Somalia 'faces threat to $100m in US remittances'

A Somalian refugee holds his child outside his home on the edge of the Ifo refugee camp which makes up part of the giant Dadaab refugee settlement on July 22, 2011 in Dadaab, Kenya The famine has already claimed tens of thousands of lives, according to the UN

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Famine-hit Somalis could lose access to up to $100m of remittances from relatives in the US, charities say.

They urged a US bank and the Treasury not to disrupt money transfers to Somalia, where more than a quarter of a million people are at risk.

The Franklin Bank is thought to be the last major US bank to offer remittance services to Somalis living there.

But it says it will stop the service on 30 December because of US counter-terrorism regulations.

The US Treasury said banks had to observe diligence rules but that there was "no assumption on the part of the Treasury that money transmitters present a uniform or unacceptably high risk of money laundering".


Oxfam America wants the bank and hawalas (money transfer businesses in Somalia, where there are no banks) to work with the US government to find a solution.

"It is estimated that $100m in remittances goes to Somalia from the US every year. This is the worst time for this service to stop," said Shannon Scribner of Oxfam America.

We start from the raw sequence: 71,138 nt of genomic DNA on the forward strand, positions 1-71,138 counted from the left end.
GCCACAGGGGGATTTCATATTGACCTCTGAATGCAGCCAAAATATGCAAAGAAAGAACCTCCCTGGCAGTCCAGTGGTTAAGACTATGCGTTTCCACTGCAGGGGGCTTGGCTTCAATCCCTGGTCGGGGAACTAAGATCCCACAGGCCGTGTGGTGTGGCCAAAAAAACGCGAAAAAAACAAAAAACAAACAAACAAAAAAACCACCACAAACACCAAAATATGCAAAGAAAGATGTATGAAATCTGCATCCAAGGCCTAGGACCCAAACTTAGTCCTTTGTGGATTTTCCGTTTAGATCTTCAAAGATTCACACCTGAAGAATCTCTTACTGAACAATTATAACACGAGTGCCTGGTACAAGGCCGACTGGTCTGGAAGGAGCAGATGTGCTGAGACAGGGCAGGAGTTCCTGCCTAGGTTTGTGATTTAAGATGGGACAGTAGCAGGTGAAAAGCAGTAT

"Any gaps with remittance flows in the middle of the famine could be disastrous. The US government should give assurances to the bank that there will be no legal ramifications of providing this service to Somalis in need."

Refugee Fatuma Abdille (R) poses at the Transit Centre in Dolo Ado, Ethiopia, on December 15, 2011. Over 300,000 refugees have fled severe drought, conflict and famine in southern Somalia this year into Ethiopia and Kenya, according to the United Nations More than 300,000 have fled Somalia's drought, famine and conflict, according to the UN

It is thought that when Franklin Bank stops the service, smaller banks might follow suit.

They would fear being held responsible if money fell into the wrong hands, such those of al-Shabab, an al-Qaeda-linked militant group.

"With famine and drought already impacting families throughout Somalia, the cessation of bank transfers will be devastating on a national scale", said Daniel Wordsworth, president of the American Refugee Committee.

Oxfam spoke to one mother of six in Lower Juba, Somalia, whose brother sends her money from the US.

But he called a week ago to warn that he would be sending the last cash as the hawala might stop working.

"My family is relying 100% on that cash and if it stops, we have no option but to move to Dadaab refugee camps in Kenya," Habiba Abdi Ali said.

The US Treasury said it "engages regularly with the Somali-American community" to "promote the continued use of legitimate and transparent methods" of remittance.

It said it believed the community would continue to have such methods to transfer funds to Somalia.

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